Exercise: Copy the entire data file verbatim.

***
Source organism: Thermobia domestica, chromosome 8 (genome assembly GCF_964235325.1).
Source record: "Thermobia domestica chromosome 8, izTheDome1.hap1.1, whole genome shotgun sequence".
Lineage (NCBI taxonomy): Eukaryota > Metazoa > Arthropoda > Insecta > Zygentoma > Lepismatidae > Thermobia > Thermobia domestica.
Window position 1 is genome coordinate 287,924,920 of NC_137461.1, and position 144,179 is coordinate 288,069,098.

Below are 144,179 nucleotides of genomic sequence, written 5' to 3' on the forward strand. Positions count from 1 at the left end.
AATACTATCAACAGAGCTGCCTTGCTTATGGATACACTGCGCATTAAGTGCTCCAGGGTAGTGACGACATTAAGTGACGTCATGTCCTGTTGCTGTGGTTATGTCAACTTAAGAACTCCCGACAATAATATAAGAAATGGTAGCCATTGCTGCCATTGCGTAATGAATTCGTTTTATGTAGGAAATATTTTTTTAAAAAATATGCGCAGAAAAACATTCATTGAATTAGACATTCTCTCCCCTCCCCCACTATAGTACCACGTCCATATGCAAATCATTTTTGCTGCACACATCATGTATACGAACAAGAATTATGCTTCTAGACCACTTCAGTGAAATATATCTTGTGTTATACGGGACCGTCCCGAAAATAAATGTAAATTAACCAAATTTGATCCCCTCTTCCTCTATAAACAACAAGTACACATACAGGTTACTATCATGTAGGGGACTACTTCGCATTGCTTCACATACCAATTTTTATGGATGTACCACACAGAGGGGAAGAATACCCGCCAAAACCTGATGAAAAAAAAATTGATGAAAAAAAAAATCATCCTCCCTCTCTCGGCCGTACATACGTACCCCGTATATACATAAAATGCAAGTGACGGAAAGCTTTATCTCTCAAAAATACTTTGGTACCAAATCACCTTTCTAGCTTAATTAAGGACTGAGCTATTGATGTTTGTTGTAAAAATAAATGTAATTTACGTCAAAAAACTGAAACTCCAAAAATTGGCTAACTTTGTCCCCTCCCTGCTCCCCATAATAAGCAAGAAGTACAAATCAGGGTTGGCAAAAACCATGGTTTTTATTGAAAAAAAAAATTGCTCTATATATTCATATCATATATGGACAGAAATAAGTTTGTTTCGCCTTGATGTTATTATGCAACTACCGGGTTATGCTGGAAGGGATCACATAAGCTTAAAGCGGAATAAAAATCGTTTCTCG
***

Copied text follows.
Source organism: Thermobia domestica, chromosome 8 (genome assembly GCF_964235325.1).
Source record: "Thermobia domestica chromosome 8, izTheDome1.hap1.1, whole genome shotgun sequence".
Lineage (NCBI taxonomy): Eukaryota > Metazoa > Arthropoda > Insecta > Zygentoma > Lepismatidae > Thermobia > Thermobia domestica.
Window position 1 is genome coordinate 287,924,920 of NC_137461.1, and position 144,179 is coordinate 288,069,098.

Below are 144,179 nucleotides of genomic sequence, written 5' to 3' on the forward strand. Positions count from 1 at the left end.
AATACTATCAACAGAGCTGCCTTGCTTATGGATACACTGCGCATTAAGTGCTCCAGGGTAGTGACGACATTAAGTGACGTCATGTCCTGTTGCTGTGGTTATGTCAACTTAAGAACTCCCGACAATAATATAAGAAATGGTAGCCATTGCTGCCATTGCGTAATGAATTCGTTTTATGTAGGAAATATTTTTTTAAAAAATATGCGCAGAAAAACATTCATTGAATTAGACATTCTCTCCCCTCCCCCACTATAGTACCACGTCCATATGCAAATCATTTTTGCTGCACACATCATGTATACGAACAAGAATTATGCTTCTAGACCACTTCAGTGAAATATATCTTGTGTTATACGGGACCGTCCCGAAAATAAATGTAAATTAACCAAATTTGATCCCCTCTTCCTCTATAAACAACAAGTACACATACAGGTTACTATCATGTAGGGGACTACTTCGCATTGCTTCACATACCAATTTTTATGGATGTACCACACAGAGGGGAAGAATACCCGCCAAAACCTGATGAAAAAAAAATTGATGAAAAAAAAAATCATCCTCCCTCTCTCGGCCGTACATACGTACCCCGTATATACATAAAATGCAAGTGACGGAAAGCTTTATCTCTCAAAAATACTTTGGTACCAAATCACCTTTCTAGCTTAATTAAGGACTGAGCTATTGATGTTTGTTGTAAAAATAAATGTAATTTACGTCAAAAAACTGAAACTCCAAAAATTGGCTAACTTTGTCCCCTCCCTGCTCCCCATAATAAGCAAGAAGTACAAATCAGGGTTGGCAAAAACCATGGTTTTTATTGAAAAAAAAAATTGCTCTATATATTCATATCATATATGGACAGAAATAAGTTTGTTTCGCCTTGATGTTATTATGCAACTACCGGGTTATGCTGGAAGGGATCACATAAGCTTAAAGCGGAATAAAAATCGTTTCTCG